And this one is 'nature' (artwork section below) and next, 'Words and Music'.

These little laser-cut metal pieces were literally leaping off and out of the books on the shelves - shown here is Don Quixote and Macbeth's witches, all from stories which ignited the young Burns' passion for writing.

The Man O'Parts exhibit showed the different roles he had to play in his lifetime indicated by a particular item such as hair or razor hidden behind a 'clue' illustration (note my 'entirely faked but accurate' Burns signatures!) The illustrations are tiny and done with a very fine nib and ink - but they were huge in print!

Outside, the ten weathervanes, telling the story of Tam O'Shanter, looked great against a very appropriate sky. I thought they were going to be bigger to be honest - I got the height and width confused though obviously - I thought the 'vanes were 2m wide! Nonetheless, seeing something I'd created at A3 in ink become a solid object spinning with the biting wind was wonderful.

Weathervanes on the path leading between the Museum's main sites (also available on the obligatory gift shop teatowel!)

The storytelling continues back in the cottage, with Su Blackwell's beautiful paper sculpture telling the story of Hannibal's War.

Cottage window: the family shared its living space with the animals, including the dairy herd next door. The snuffling cows would, I imagine, have been a comfort and a source of warmth.

Finally, not one of my creations, but an exhibit which brought a lump to my throat was the collection of floating embroidered babies' gowns over the little bed - it moved me suddenly and without warning, and illustrated with painful vividness the hard lives they all lived. That any of them survived is continually amazing to me!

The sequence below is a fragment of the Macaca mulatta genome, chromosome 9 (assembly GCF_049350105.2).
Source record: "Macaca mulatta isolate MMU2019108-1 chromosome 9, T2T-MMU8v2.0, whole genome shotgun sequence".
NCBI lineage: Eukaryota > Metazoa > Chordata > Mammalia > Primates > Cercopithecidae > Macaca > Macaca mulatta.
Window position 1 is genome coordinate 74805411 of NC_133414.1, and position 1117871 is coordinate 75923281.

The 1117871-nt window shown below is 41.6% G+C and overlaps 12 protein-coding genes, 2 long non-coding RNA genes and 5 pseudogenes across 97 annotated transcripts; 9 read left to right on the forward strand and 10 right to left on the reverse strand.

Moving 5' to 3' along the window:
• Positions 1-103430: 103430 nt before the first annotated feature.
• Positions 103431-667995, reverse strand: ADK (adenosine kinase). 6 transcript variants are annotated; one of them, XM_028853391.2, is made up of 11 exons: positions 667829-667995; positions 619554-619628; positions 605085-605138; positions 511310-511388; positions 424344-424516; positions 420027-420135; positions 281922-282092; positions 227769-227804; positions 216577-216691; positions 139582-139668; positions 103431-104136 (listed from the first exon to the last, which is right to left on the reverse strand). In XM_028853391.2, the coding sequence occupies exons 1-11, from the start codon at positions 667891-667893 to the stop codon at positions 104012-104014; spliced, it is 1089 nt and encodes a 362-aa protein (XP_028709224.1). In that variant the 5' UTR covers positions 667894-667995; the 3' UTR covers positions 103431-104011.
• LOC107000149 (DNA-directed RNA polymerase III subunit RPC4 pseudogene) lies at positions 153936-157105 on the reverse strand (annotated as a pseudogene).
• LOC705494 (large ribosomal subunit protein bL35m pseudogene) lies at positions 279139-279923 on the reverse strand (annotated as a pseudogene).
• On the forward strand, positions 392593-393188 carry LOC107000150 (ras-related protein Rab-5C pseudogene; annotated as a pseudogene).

The Burns babies' gowns seem to 'hover' over the bed in which they were all born.

My only regret is I wish I'd been able to come to the museum first before starting work. And maybe a couple of times throughout. Reading about Burns and his poetry wasn't, with hindsight, enough for me to really grasp 'the man'. Of course this would be difficult since the museum itself wasn't built as I saw it...but the cottage and the environment would probably have created enough of an impression. If I'm ever involved in something like this again, I'll insist on visiting for a couple of days first, camera and sketchbook in tow.

Speaking of which...Robert Burns' own writing set - a tiny quill and nibs, with ink and a sharpening knife.

It was an incredibly challenging job but I enjoyed it so much, and learned an awful lot - something which pleases me since it proves no matter how long you've been doing something, there is ALWAYS a ton more to learn.

The Guardian featured a some photographs of the museum on its website on 25th January.

There is so much detail at the museum, I'd recommend a trip there, whether you actually like his poetry or not! The sense of place and Scottish history is immense, and the surrounding countryside is breathtaking. Details are below.

In the press:
Where we stayed:


ipad apps uk said...

Great one very interesting
happy birthday to Robert burns

Vicki Gausden said...

Love the bits where the characters pop out of the pages! SO exciting to see your work in 3D form. WIll have to pay the museum a visit...

Unknown said...

Sarah, thank you for a great write up of this stunning job! Your work looks amazing and T and I are planning on getting over there soon for a good look round! Just recovering from 2 Burns Suppers in a row, where the man,his poetry and song were truly celebrated in Scottish style! Well done on doing the work of "our" Bard proud!Give your nibs a well earned rest :-)

Becca McCallum said...

I love this write-up. I'm an education intern at the RBBM, and before that I was a volunteer there. I've always loved the illustrations and the silhouettes used in the museum so it was a treat to read this post about how they came about!